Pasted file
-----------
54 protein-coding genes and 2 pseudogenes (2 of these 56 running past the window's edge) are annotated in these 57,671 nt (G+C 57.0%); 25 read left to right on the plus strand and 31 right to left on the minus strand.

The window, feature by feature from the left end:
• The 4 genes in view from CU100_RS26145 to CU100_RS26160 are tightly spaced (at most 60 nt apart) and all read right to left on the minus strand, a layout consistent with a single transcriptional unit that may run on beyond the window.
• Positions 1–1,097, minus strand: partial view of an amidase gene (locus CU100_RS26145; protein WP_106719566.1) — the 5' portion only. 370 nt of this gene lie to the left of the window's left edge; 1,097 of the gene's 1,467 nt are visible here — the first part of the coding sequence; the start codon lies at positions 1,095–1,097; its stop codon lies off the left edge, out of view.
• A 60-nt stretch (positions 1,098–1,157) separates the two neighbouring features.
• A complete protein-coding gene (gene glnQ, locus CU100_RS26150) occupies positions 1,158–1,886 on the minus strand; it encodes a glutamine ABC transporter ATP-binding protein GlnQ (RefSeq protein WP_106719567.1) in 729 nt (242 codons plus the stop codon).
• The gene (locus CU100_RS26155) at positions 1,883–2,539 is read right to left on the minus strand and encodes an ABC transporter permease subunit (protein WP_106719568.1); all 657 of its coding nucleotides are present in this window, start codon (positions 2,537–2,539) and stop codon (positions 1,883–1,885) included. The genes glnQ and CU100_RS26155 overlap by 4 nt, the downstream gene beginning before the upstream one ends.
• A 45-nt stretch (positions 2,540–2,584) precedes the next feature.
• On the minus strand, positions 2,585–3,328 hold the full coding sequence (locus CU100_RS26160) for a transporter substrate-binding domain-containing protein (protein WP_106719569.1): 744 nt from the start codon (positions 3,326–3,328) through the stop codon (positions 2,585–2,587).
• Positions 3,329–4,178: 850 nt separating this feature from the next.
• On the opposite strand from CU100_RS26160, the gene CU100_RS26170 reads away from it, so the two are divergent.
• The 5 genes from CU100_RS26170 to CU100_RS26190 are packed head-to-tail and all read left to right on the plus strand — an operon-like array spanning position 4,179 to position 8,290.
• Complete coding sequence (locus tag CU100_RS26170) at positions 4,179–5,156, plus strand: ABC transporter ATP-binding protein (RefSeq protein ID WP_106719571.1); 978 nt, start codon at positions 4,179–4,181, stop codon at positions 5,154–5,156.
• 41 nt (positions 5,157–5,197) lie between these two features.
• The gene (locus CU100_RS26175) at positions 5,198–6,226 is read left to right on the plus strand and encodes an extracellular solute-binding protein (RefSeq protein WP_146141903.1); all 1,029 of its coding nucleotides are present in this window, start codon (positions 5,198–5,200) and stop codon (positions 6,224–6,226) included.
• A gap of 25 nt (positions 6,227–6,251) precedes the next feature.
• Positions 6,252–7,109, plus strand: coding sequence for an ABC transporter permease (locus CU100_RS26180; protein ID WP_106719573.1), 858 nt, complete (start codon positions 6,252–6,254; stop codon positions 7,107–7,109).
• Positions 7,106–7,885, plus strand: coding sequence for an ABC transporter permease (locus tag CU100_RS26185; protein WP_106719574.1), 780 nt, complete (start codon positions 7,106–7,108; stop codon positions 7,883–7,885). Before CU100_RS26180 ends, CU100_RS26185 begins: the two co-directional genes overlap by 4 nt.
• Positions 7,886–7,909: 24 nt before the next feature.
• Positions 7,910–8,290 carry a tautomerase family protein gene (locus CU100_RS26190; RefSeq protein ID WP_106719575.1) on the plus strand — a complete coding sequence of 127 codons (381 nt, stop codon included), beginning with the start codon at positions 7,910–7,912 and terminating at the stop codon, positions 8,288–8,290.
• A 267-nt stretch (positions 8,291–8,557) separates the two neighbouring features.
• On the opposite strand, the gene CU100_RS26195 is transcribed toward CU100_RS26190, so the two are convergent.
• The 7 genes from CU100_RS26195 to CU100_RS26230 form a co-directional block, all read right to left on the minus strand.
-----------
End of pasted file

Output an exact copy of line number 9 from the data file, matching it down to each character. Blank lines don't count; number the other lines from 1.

• On the minus strand, positions 2,585–3,328 hold the full coding sequence (locus CU100_RS26160) for a transporter substrate-binding domain-containing protein (protein WP_106719569.1): 744 nt from the start codon (positions 3,326–3,328) through the stop codon (positions 2,585–2,587).